Away from media glare, J&K, Ladakh are making real progress at last
The defanging of Article 370 and Article 35A of the Indian Constitution has facilitated the applicability of many progressive laws to the erstwhile state of Jammu and Kashmir and this is contributing significantly to the socio-economic uplift of the people in the region.
The mainstream Indian media and the foreign press that takes its cues from it have largely missed the progress made by the two Union Territories of Jammu & Kashmir (J&K) and Ladakh over the past year, since the Indian Parliament defanged Article 370 and disabled Article 35A, which bestowed a special status to the erstwhile state of J&K, on July 5, 2019.
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Despite many influential voices in Indian politics, academia and media fighting spiritedly for the continuation of these two Articles in the Indian Constitution, there was an overwhelming groundswell of support for their removal from the statute books. Those in favour of these laws completely overlooked the contribution of the two articles to keeping the erstwhile state of J&K economically backward. These two laws also actively encouraged gender discrimination against women, came in the way of universalising education among all the people in the state and played a leading role in perpetuating the iniquitous treatment of the LGBTQ community and transgenders, among others.
There is another narrative that is also pervasive, compelling and people-friendly, it’s a story of economic and social uplift in which the world should have a larger stake.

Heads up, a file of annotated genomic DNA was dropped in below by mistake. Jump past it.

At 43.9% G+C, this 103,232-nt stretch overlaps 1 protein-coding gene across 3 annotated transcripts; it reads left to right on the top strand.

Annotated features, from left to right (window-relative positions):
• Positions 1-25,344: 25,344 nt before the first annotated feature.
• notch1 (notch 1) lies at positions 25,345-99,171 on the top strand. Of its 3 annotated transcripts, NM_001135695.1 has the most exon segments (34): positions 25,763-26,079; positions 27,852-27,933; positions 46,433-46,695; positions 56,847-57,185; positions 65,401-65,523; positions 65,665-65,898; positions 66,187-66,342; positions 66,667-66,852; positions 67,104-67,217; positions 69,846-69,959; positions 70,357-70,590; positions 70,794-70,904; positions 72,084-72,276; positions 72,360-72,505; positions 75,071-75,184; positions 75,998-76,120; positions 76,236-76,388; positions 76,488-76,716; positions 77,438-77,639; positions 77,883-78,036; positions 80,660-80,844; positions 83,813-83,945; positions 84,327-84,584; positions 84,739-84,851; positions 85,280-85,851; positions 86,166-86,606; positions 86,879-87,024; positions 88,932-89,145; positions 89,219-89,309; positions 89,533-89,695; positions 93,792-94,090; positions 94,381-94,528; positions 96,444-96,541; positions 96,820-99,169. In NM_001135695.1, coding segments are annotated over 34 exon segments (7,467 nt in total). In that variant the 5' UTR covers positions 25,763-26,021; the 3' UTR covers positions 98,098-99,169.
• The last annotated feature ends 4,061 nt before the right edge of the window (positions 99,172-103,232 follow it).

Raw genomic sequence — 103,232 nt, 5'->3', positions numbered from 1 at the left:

Progressive laws now apply to the two UTs
The defanging of Article 370 and Article 35A has allowed the many progressive laws enacted by the Modi government over the last six years – to be applicable, unfettered, to the two Union Territories.
Over the last year, the people of J&K and Ladakh have benefited immensely from such resolutions. Among these, two of the most important and socially significant are the laws on the Right to Education and the laws relating to the Welfare of Parents and Senior Citizens.
Indigenous, underprivileged people benefit
Then, India’s very progressive laws on the rights of indigenous peoples and the protections guaranteed under the law to historically underprivileged caste groups and tribal/aboriginal communities, which once did not apply to the state of J&K now provide protection to relevant communities in the two new Union Territories of J&K and Ladakh.
The Family Courts Act became law in the rest of India in 1984. It provides for speedy resolution of family and marital disputes. But it became applicable in J&K only after August 5 last year.
Development now reaching the people
J&K and Ladakh have gained on the development front.
India achieved the goal of providing a power connection to every house last year – except in the erstwhile state of J&K. Now the two Union Territories are powering towards 24×7 power for all. Of the 213 transmission and distribution projects taken up to achieve this goal, 128, have been completed and 24×7 power should light up every home by next year.
Piped water for all
Prime Minister Narendra Modi’s key goals was to ensure the delivery of tap water connections to every rural household in the country by 2024. Currently 43 per cent of J&K’s rural households have tap water connections. This is double the national average. The goal is to ensure 100 per cent coverage by December 2021.
A road to every village
Further, under the flagship programme, Pradhan Mantri Gram Sadak Yojana (PMGSY) or Prime Minister’s Rural Roads Programme, the government will build 5,300 km of roads in 2020-21 – 4,600 km in Jammu province and 700 km in Kashmir – to ensure that every village in the Union Territory is connected by a metalled road.
These initiatives will improve the economy of the region and the socio-economic standing of the people.
These are some of the issues the world should take note of. Away from the media glare, the region is quietly catching up with the rest of India.